Which makes the threats facing them all the more worrisome.
In Australia, industrial agriculture firms want to divert Channel Country rivers for large-scale farming of cotton and other crops while the mining industry wants to expand shale gas mining, which requires hydraulic fracturing (fracking).
The prospect of fracking is particularly concerning considering the sensitive hydrology of the region’s rivers and floodplains. This type of unconventional gas mining requires a network of densely spaced wells, roads, pipelines, and wastewater ponds that could disrupt the natural flows that make for healthy floodplains. There is a further risk of river contamination from well failures, or from overspill or structural damage to wastewater storage ponds during floods.
Opening these lands to unconventional gas mining would run counter to a joint federal-state government warning, issued after a 2008 review of the Lake Eyre basin, that found that changes to natural water flows “could have severe effects” and that “natural flow and seasonal flooding are also vitally important to floodplain productivity.”
And because the Channel Country is so flat, even seemingly benign activities, such as the construction of a single road through a vast and otherwise undeveloped area, can significantly alter the pathway of the water.
Botswana’s Okavango Delta is so treasured that it became the world’s 100th UNESCO World Heritage Site. Yet it, too, faces threats that include dams, overgrazing, overfarming of arable land, intentionally set bushfires, overfishing, deforestation for cropland and firewood, and rampant poaching, according to a study in the Journal of Biodiversity and Endangered Species.
Many of the same issues weigh on Brazil’s Pantanal—upstream dams, deforestation, and unregulated fishing and grazing in the watershed—with the lamentable addition of soil erosion from industrial farming and emerging policies that favor more large development over conservation. Even the construction of roads through the basin has affected the hydrological cycle, in some places leaving land on one side of the road parched, with consequences for flora and fauna that are not yet fully understood.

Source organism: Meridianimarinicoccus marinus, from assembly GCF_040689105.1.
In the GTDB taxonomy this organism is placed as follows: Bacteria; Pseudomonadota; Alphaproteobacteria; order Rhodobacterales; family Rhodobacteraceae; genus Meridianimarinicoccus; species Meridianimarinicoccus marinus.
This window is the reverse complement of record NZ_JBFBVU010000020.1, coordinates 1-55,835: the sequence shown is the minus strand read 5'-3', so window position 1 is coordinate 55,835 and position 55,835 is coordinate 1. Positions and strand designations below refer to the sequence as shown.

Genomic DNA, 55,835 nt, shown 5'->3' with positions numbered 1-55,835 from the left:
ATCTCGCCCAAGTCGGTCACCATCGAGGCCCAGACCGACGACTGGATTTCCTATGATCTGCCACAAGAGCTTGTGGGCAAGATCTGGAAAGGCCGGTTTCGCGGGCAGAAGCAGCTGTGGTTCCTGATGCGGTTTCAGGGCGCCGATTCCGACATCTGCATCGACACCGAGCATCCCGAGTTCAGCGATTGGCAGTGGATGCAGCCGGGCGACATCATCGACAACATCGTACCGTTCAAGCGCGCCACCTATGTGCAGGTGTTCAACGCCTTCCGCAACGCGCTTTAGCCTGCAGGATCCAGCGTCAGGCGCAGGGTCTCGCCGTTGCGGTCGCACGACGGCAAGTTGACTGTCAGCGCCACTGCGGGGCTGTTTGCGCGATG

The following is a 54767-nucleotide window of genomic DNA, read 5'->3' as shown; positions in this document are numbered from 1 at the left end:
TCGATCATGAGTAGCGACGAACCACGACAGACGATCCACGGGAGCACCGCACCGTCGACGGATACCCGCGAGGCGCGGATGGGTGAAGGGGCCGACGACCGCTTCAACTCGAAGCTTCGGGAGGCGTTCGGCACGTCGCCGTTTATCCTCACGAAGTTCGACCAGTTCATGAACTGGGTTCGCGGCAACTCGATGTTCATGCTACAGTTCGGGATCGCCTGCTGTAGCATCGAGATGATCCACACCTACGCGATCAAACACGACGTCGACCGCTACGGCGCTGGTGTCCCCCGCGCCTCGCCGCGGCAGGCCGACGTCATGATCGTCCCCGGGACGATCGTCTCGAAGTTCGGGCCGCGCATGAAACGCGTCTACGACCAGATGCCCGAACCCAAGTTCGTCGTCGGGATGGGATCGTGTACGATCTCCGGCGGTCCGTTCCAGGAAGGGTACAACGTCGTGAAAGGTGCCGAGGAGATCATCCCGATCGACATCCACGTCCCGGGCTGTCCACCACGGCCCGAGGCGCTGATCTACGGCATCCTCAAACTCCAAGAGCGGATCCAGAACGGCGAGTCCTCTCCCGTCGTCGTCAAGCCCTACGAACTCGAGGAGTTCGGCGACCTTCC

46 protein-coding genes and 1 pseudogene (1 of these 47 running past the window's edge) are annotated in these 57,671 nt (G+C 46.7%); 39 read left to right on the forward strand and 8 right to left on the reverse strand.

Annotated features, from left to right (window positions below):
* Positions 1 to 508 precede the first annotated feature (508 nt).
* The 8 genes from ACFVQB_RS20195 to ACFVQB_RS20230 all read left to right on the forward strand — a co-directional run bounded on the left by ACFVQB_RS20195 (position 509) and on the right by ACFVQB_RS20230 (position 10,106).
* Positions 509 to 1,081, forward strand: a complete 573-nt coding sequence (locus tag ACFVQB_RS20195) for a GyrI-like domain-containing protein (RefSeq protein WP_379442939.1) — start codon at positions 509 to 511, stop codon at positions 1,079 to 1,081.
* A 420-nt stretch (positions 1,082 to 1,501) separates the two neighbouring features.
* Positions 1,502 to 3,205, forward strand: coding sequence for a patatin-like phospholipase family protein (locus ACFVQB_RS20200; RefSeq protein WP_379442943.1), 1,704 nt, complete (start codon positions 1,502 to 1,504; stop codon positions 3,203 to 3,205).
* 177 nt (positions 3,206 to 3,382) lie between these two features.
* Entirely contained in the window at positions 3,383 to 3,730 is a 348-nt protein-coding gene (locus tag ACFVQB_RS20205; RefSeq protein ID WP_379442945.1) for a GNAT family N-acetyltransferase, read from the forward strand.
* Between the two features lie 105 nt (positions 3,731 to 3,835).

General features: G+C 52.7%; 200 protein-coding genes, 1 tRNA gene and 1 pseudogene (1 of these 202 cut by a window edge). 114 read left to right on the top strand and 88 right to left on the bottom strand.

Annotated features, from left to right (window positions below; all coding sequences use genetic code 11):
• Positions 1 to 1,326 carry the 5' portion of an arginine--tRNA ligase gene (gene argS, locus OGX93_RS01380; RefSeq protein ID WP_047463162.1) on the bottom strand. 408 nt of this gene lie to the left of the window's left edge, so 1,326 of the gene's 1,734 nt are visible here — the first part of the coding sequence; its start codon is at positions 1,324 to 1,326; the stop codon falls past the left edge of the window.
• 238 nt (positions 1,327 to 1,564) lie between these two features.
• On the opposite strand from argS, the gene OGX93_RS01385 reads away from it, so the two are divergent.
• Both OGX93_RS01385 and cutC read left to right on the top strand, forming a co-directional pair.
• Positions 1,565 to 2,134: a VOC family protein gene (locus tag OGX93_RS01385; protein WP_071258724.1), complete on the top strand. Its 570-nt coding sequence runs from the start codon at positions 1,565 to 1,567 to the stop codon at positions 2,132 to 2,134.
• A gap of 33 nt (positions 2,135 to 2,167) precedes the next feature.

These threats are only more disturbing because of the harsh lessons we learned from the Aral Sea and the continuing impact it is having on the region’s climate. It shows that unrestrained altering of natural water systems can have lasting and widespread impact.
As remote as the Channel Country, the Pantanal, and the Okavango Delta are, they are critical to the health of our planet. Humankind has the scientific knowledge, experience, and perspective to know that altering any one of these places, including the sources of their waters, will impart severe consequences on the natural world. Whatever short-term gain might be had will be far outweighed by both the short- and long-term suffering of people and our economies, wildlife, and entire ecosystems in and around the deltas and basins. Now more than ever, we need to protect these sensitive systems.
Tom Dillon is a vice president of The Pew Charitable Trusts who oversees international environment projects.